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Mental Illness Leads to More High School Dropouts

Older teens living with depression are twice as likely to drop out of high school than their peers without depression, Canadian researchers report. This was the first study of its kind to assess depression symptoms among high school students the year before dropout. (“Depressed High School Students More Likely to Drop Out,” Psych Congress, December 11, 2017).

“The role of depression in deciding to drop out was underestimated in previous studies because the timing was not properly considered,” said lead author and associate professor of the school of psycho-education at the University of Montreal, Dr. Veronique Dupere. “Depression is not stable. It tends to come and go.”

Nearly 7,000 students from 12 underserved high schools with high dropout rates in Montreal, Canada, were asked to complete a screening questionnaire at the beginning of the school year that collected sociodemographic information and measured risk for dropout. One year later, a subset of those 7,000 students – those who dropped out and those who did not – participated in in-person interviews assessing their mental health. Researchers compared the groups and found more than a quarter of the 183 students who dropped out months before being assessed were clinically depressed.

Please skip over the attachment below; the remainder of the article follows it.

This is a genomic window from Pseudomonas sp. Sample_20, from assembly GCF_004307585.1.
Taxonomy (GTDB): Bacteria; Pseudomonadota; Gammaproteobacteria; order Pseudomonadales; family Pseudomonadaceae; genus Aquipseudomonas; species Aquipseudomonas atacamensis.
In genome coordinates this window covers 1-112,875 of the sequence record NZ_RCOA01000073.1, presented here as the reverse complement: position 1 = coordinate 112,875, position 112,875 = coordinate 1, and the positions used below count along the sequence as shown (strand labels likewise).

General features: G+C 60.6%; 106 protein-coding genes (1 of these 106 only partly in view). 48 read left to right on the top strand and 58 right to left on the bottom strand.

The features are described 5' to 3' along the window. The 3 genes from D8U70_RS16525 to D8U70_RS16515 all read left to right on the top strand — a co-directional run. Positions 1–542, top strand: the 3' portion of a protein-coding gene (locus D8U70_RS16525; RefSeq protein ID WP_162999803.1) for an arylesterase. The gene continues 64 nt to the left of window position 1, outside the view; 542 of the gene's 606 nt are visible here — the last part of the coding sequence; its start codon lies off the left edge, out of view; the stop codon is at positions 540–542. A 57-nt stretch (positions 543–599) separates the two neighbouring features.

Although no cause-and-effect relationship can be concluded from this study, there is ample data showing that teens have increased risk of depression. About three million teens aged 12 – 17 in the U.S. had at least one major depressive episode in the previous year according to the National Institute of Mental Health in 2015. Approximately one in five youth aged 13 – 18 will experience a severe mental disorder at some point during their life.

These numbers equate to more than 17 million young people who meet criteria for disorders that affect not only school dropout rates, but also the ability to learn, behave and express emotion. That’s why it is crucial for everyone – including teachers – to know how to recognize signs of mental health and substance use problems in young people. Youth Mental Health First Aid teaches people how to do this by teaching risk factors and warning signs for mental health and addiction concerns, strategies for how to help someone in both crisis and non-crisis situations and where to turn for help.

Too often, depression and other mental health challenges fall through the cracks. When people know what to look for and how to help, it can be the difference between life and death for someone experiencing a mental health or substance use challenge. While this study shows that depression is only a small indicator of dropout rates, it is hoped that it will inspire schools to prioritize mental health services.

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